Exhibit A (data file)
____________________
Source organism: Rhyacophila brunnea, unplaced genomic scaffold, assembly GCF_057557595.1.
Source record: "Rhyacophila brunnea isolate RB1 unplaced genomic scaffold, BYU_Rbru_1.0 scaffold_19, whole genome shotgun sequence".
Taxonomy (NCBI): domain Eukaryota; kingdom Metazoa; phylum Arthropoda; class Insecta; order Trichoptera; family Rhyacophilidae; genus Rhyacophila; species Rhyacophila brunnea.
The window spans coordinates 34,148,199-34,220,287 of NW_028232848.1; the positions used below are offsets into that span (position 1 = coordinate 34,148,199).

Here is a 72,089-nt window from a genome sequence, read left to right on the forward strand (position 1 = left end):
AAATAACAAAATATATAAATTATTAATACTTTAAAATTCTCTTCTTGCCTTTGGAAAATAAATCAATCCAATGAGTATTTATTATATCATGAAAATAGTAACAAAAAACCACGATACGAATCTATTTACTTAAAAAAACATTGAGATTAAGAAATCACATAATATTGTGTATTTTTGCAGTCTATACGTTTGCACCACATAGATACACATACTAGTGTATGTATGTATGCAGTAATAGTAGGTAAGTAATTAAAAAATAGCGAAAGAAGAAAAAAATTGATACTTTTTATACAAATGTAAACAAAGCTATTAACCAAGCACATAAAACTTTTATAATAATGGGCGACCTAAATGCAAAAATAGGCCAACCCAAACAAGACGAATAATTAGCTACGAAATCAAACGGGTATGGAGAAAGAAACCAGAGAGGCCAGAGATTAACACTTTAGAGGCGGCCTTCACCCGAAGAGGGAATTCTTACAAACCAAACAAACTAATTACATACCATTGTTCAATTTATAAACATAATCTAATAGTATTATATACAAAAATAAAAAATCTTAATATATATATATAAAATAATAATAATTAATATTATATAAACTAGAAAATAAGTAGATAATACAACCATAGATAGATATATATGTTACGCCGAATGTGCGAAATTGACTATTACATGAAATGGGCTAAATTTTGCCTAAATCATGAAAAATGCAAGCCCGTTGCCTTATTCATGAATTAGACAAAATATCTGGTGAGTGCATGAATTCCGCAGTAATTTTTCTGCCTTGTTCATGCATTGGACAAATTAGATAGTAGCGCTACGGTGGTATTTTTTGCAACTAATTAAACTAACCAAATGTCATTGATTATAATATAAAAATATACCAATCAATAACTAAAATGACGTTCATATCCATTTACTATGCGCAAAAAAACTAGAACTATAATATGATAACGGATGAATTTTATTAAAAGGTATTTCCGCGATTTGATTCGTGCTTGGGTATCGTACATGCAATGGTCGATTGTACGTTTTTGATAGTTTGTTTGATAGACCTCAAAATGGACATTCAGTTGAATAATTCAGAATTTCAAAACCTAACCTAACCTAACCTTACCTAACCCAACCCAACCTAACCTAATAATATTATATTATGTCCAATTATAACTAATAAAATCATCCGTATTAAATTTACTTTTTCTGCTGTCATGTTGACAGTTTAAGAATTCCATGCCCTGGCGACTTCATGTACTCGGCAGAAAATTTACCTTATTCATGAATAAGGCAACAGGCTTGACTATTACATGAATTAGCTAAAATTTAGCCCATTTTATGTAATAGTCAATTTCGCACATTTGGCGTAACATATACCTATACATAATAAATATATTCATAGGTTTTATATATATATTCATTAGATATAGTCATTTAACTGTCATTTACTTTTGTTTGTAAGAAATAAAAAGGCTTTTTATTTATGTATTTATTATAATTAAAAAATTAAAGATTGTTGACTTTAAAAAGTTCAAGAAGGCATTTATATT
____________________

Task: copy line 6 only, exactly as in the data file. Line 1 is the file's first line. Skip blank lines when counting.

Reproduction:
AAATAACAAAATATATAAATTATTAATACTTTAAAATTCTCTTCTTGCCTTTGGAAAATAAATCAATCCAATGAGTATTTATTATATCATGAAAATAGTAACAAAAAACCACGATACGAATCTATTTACTTAAAAAAACATTGAGATTAAGAAATCACATAATATTGTGTATTTTTGCAGTCTATACGTTTGCACCACATAGATACACATACTAGTGTATGTATGTATGCAGTAATAGTAGGTAAGTAATTAAAAAATAGCGAAAGAAGAAAAAAATTGATACTTTTTATACAAATGTAAACAAAGCTATTAACCAAGCACATAAAACTTTTATAATAATGGGCGACCTAAATGCAAAAATAGGCCAACCCAAACAAGACGAATAATTAGCTACGAAATCAAACGGGTATGGAGAAAGAAACCAGAGAGGCCAGAGATTAACACTTTAGAGGCGGCCTTCACCCGAAGAGGGAATTCTTACAAACCAAACAAACTAATTACATACCATTGTTCAATTTATAAACATAATCTAATAGTATTATATACAAAAATAAAAAATCTTAATATATATATATAAAATAATAATAATTAATATTATATAAACTAGAAAATAAGTAGATAATACAACCATAGATAGATATATATGTTACGCCGAATGTGCGAAATTGACTATTACATGAAATGGGCTAAATTTTGCCTAAATCATGAAAAATGCAAGCCCGTTGCCTTATTCATGAATTAGACAAAATATCTGGTGAGTGCATGAATTCCGCAGTAATTTTTCTGCCTTGTTCATGCATTGGACAAATTAGATAGTAGCGCTACGGTGGTATTTTTTGCAACTAATTAAACTAACCAAATGTCATTGATTATAATATAAAAATATACCAATCAATAACTAAAATGACGTTCATATCCATTTACTATGCGCAAAAAAACTAGAACTATAATATGATAACGGATGAATTTTATTAAAAGGTATTTCCGCGATTTGATTCGTGCTTGGGTATCGTACATGCAATGGTCGATTGTACGTTTTTGATAGTTTGTTTGATAGACCTCAAAATGGACATTCAGTTGAATAATTCAGAATTTCAAAACCTAACCTAACCTAACCTTACCTAACCCAACCCAACCTAACCTAATAATATTATATTATGTCCAATTATAACTAATAAAATCATCCGTATTAAATTTACTTTTTCTGCTGTCATGTTGACAGTTTAAGAATTCCATGCCCTGGCGACTTCATGTACTCGGCAGAAAATTTACCTTATTCATGAATAAGGCAACAGGCTTGACTATTACATGAATTAGCTAAAATTTAGCCCATTTTATGTAATAGTCAATTTCGCACATTTGGCGTAACATATACCTATACATAATAAATATATTCATAGGTTTTATATATATATTCATTAGATATAGTCATTTAACTGTCATTTACTTTTGTTTGTAAGAAATAAAAAGGCTTTTTATTTATGTATTTATTATAATTAAAAAATTAAAGATTGTTGACTTTAAAAAGTTCAAGAAGGCATTTATATT